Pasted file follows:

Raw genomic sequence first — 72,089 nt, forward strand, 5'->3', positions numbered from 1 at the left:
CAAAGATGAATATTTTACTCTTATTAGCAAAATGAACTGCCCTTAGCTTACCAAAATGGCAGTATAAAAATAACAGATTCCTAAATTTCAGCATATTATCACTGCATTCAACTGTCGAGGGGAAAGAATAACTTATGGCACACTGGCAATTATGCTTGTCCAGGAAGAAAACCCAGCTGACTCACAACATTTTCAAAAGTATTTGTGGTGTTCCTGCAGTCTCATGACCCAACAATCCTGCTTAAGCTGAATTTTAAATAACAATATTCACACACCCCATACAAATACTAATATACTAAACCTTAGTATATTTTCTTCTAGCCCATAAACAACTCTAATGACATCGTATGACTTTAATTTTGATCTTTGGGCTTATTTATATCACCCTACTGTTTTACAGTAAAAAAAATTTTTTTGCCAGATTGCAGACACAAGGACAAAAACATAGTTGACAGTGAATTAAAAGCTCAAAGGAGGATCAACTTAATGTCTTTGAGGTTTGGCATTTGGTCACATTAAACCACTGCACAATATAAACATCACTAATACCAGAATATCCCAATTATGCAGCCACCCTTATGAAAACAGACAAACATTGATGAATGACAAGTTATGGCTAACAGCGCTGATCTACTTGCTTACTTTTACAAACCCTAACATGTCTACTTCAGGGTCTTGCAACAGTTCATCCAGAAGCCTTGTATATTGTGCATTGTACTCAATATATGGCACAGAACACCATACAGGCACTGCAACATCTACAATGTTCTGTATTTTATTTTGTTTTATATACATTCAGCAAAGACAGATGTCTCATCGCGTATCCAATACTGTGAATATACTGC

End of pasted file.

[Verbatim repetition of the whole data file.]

Raw genomic sequence first — 72,089 nt, forward strand, 5'->3', positions numbered from 1 at the left:
CAAAGATGAATATTTTACTCTTATTAGCAAAATGAACTGCCCTTAGCTTACCAAAATGGCAGTATAAAAATAACAGATTCCTAAATTTCAGCATATTATCACTGCATTCAACTGTCGAGGGGAAAGAATAACTTATGGCACACTGGCAATTATGCTTGTCCAGGAAGAAAACCCAGCTGACTCACAACATTTTCAAAAGTATTTGTGGTGTTCCTGCAGTCTCATGACCCAACAATCCTGCTTAAGCTGAATTTTAAATAACAATATTCACACACCCCATACAAATACTAATATACTAAACCTTAGTATATTTTCTTCTAGCCCATAAACAACTCTAATGACATCGTATGACTTTAATTTTGATCTTTGGGCTTATTTATATCACCCTACTGTTTTACAGTAAAAAAAATTTTTTTGCCAGATTGCAGACACAAGGACAAAAACATAGTTGACAGTGAATTAAAAGCTCAAAGGAGGATCAACTTAATGTCTTTGAGGTTTGGCATTTGGTCACATTAAACCACTGCACAATATAAACATCACTAATACCAGAATATCCCAATTATGCAGCCACCCTTATGAAAACAGACAAACATTGATGAATGACAAGTTATGGCTAACAGCGCTGATCTACTTGCTTACTTTTACAAACCCTAACATGTCTACTTCAGGGTCTTGCAACAGTTCATCCAGAAGCCTTGTATATTGTGCATTGTACTCAATATATGGCACAGAACACCATACAGGCACTGCAACATCTACAATGTTCTGTATTTTATTTTGTTTTATATACATTCAGCAAAGACAGATGTCTCATCGCGTATCCAATACTGTGAATATACTGC